The winter of 2013-2014 has been particularly harsh in the Northeast. By February 18, a weather report by the National Weather Service noted that the 2013-2014 total seasonal snowfall at Central Park to 56.6 inches, enough for the seventh-place spot on the seasonal snowfall records, which go back to 1868.
By March, there were reports that “March has been so cold it’s felt more like a typical January, when the average temperature is 23.6. NY area temperature cracked 50 degrees twice in March. December, January and February were all below normal, too.”
All this to say that while the harsh conditions took their toll on attitudes and bouts of cabin fever set in, the cold temperatures also kept layers of clothing on the students, grades 7-12. There have been no shorts and no tank tops in sight;dress flip flops have not been seen since last October. Students have been bundled in sweatshirts, fleece, and baggy sweatpants; hormones kept wrapped up, which means there have been few excuses to be distracted by low cut blouses, short skirts, or muscle T’s.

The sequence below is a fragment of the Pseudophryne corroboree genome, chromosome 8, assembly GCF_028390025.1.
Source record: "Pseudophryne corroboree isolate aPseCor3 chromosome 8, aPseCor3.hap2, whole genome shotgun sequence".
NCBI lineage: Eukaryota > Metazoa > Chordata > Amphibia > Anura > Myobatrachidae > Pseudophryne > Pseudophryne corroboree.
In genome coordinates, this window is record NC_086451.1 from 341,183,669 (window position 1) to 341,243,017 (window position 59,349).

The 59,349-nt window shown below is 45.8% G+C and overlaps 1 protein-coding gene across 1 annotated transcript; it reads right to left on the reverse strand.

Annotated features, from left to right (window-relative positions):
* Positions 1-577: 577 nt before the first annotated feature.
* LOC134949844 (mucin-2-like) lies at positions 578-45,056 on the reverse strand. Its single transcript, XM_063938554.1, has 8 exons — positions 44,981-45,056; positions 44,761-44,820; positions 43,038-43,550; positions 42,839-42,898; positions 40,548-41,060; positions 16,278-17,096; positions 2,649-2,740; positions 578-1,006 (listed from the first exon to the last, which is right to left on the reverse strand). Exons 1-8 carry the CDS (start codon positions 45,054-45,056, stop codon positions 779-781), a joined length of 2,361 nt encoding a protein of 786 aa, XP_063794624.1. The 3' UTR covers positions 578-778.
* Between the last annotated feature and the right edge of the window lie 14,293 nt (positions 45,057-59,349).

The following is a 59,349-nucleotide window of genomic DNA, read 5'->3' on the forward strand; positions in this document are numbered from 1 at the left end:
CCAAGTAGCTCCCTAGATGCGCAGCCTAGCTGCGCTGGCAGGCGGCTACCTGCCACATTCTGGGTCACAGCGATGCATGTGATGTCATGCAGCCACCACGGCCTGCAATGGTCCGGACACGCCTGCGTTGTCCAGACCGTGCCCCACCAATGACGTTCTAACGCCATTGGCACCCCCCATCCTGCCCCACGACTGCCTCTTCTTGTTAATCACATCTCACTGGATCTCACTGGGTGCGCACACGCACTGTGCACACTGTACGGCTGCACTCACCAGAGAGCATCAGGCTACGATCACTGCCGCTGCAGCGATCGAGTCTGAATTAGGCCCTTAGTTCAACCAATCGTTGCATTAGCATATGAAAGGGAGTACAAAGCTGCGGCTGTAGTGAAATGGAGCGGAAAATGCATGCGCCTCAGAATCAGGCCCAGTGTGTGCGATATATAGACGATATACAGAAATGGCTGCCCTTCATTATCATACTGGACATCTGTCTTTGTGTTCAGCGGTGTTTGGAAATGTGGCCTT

Winter is exhausting, but the perks of all that snow, slush, and ice is in letting educators avoid those inappropriate clothing confrontations. A bad winter equals an enforced dress code by default.